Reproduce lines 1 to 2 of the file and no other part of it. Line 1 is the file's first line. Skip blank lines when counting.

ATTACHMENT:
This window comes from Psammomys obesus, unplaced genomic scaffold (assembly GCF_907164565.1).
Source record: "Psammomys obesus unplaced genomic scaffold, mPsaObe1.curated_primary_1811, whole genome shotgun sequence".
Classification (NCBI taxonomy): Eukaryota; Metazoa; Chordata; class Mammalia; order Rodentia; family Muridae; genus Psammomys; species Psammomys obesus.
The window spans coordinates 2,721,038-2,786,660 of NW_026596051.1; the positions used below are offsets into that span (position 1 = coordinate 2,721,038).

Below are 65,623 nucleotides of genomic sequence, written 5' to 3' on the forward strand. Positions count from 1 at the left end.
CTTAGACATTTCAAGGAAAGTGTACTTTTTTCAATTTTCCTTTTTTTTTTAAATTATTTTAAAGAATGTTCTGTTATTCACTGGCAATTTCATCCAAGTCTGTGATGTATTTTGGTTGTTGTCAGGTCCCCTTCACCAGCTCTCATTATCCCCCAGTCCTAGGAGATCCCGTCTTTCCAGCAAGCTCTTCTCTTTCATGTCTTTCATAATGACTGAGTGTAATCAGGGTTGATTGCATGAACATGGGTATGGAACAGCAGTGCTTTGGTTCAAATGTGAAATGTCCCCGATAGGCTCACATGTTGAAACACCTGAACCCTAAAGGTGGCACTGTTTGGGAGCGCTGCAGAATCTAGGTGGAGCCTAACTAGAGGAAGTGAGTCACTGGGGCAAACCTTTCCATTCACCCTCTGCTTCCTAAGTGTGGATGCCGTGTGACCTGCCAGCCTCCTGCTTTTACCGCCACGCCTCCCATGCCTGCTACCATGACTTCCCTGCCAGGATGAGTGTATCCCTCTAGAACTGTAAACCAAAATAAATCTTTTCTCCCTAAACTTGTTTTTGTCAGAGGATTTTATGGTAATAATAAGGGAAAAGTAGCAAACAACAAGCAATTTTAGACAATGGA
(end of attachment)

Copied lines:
This window comes from Psammomys obesus, unplaced genomic scaffold (assembly GCF_907164565.1).
Source record: "Psammomys obesus unplaced genomic scaffold, mPsaObe1.curated_primary_1811, whole genome shotgun sequence".